Bromelain is a nutrient found in Pineapples that has been found to be an effective mucolytic agent in respiratory tract diseases making the mucous in your lungs, less thick, sticky and easier to cough up.

The therapeutic dose for allergic rhinitis ranges from 400-500 mg three times daily (of an 1800-2000 m.c.u. potency) taken on an empty stomach preferably if no concerns..

Side effects are very unlikely but if they occur include nausea, vomiting, diarrhoea, menorrhagia, and metrorrhagia.

Pineapple allergies beware - Bromelain must not to be taken by those allergic to pineapple!

Quercetin a nutrient in a wide variety of vegetables and herbs has been shown to inhibit inflammatory processes.

In a Japanese study of mast cells from nasal mucosa of individuals with perennial allergic rhinitis, quercetin significantly inhibited (antigen-stimulated) histamine release. Quercetin’s impact was almost twice that of the synthetic non-steroidal anti-inflammatory (NSAID) drug, inhaled to prevent asthmatic attacks and allergic reactions, sodium cromoglycate at the same concentration.

The recommended dosage for allergic rhinitis ranges from 250-600 mg, three times daily, five to ten minutes before meals. Taken with bromelain may enhanced actions.

N-Acetylcysteine (NAC) is a natural amino acid derivative that protects cells and cellular components against oxidative stress.

NAC has been documented as an effective mucolytic agent in individuals with chronic bronchitis, cystic fibrosis, asthma, sinusitis, and pneumonia.

A dosage of 200 mg twice daily was found to decrease symptoms of chronic bronchitis. NAC helps to reduce the viscosity of mucus so it may be more easily coughed up.

While specific research on the use of NAC for allergic rhinitis has not been conducted it is recommended because of its affinity for mucus membranes, both as an antioxidant and mucolytic.

Recommended therapeutic dosages range from 500 mg to 2 gm daily.

Vitamin C has been found to influence histamine levels in the body. It appears to prevent the secretion of histamine by white blood cells and increase its detoxification. Histamine levels were found to increase exponentially as Vitamin C / ascorbic acid levels decreased.

In a study on the effectiveness of intranasal vitamin C, 48 subjects received either ascorbic acid/Vitamin C solution or placebo sprayed into the nose three times daily. After two weeks 74% of subjects treated with Vitamin C were found to have decreased nasal secretions, blockage, and oedema. Improvement was seen in only 24 % of placebo treated patients.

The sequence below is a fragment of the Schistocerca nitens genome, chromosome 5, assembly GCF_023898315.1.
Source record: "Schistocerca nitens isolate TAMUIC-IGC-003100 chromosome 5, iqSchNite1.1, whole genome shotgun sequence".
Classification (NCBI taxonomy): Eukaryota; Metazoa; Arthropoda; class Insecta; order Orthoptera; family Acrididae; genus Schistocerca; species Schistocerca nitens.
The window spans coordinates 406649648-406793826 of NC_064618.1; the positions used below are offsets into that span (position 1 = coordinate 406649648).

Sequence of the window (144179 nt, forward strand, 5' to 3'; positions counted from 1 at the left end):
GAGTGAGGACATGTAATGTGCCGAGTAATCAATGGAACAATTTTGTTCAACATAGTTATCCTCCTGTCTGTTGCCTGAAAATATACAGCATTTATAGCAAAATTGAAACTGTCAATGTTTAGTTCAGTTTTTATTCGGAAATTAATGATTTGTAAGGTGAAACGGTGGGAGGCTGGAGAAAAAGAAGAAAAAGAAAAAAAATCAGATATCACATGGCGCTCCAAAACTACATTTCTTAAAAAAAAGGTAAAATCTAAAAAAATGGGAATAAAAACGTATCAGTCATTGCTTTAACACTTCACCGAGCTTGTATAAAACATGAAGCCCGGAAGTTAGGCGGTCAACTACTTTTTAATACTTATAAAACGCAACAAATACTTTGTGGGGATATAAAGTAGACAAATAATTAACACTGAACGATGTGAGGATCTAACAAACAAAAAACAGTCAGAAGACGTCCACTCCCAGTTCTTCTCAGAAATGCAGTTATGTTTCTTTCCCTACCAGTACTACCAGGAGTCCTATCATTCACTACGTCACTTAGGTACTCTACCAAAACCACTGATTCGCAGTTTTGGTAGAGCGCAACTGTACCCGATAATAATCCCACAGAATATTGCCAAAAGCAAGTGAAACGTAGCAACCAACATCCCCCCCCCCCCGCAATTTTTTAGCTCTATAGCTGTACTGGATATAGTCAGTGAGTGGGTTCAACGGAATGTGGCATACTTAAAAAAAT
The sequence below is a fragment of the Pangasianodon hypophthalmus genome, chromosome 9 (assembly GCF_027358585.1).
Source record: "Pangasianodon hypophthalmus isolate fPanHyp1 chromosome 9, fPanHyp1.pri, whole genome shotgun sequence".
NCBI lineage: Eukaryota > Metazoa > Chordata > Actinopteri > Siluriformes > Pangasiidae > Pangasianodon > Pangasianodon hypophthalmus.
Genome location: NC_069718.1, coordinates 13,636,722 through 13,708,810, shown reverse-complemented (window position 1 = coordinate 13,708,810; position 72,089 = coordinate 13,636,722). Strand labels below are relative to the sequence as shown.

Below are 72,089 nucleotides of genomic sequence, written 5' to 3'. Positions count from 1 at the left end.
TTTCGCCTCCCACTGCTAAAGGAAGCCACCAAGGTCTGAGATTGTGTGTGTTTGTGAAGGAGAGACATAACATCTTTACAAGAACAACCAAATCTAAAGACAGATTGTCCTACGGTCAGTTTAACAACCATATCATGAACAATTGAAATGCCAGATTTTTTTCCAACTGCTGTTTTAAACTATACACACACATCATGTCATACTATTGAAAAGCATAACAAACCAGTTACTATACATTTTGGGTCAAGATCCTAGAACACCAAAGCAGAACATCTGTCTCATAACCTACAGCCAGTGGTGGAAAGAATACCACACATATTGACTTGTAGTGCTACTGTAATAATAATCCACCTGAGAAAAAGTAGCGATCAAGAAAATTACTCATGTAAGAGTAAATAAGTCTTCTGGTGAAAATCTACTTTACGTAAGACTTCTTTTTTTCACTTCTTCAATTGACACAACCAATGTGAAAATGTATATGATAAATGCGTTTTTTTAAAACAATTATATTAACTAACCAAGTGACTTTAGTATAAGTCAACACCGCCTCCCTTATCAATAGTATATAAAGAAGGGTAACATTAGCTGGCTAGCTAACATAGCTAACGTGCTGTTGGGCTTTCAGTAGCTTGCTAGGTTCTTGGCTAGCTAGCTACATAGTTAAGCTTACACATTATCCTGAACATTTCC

ContraIndicated when there is a tendency to experience kidney stones.

Side effects: Vitamin C is nontoxic and virtually free of side effects however whenever taking Vitamin C it is common to experience diarrhoea and abdominal distention at the start and with any increase in dosage.  Always start dosage at the low end and increase gradually.  For allergic rhinitis, a dosage of at least 2 grams per day should be administered.

Stinging nettle / Urtica dioica :  

A randomised, double-blind study using 300 mg freeze-dried Stinging Nettle in the treatment of allergic rhinitis found 69 patients who completed the study rated it higher than placebo.

58 % rated it effective in relieving their symptoms and 48% found it to be equally or more effective than their previous medicine!

Side effects with Stinging Nettle are rare and when they occur are typically allergic and/or felt as gastrointestinal distress.

If you suffer from hay fever the naturopathic approach can provide a natural alternative for getting you out of pain and keeping you symptom free.  I always recommend a consultation rather than just taking the advice off a blog, even mine as every person should have their own individual prescription to get safe results quickly and effectively.

In health,

Sonia x


References:

Thornhill, S. M., & Kelly, A. M. (2000). Natural treatment of perennial allergic rhinitis. Alternative Medicine Review, 5(5), 448-454.

Clemetson, C.A. (1980). Histamine and ascorbic acid in human blood. Journal of Nutrition, 110, 662-668.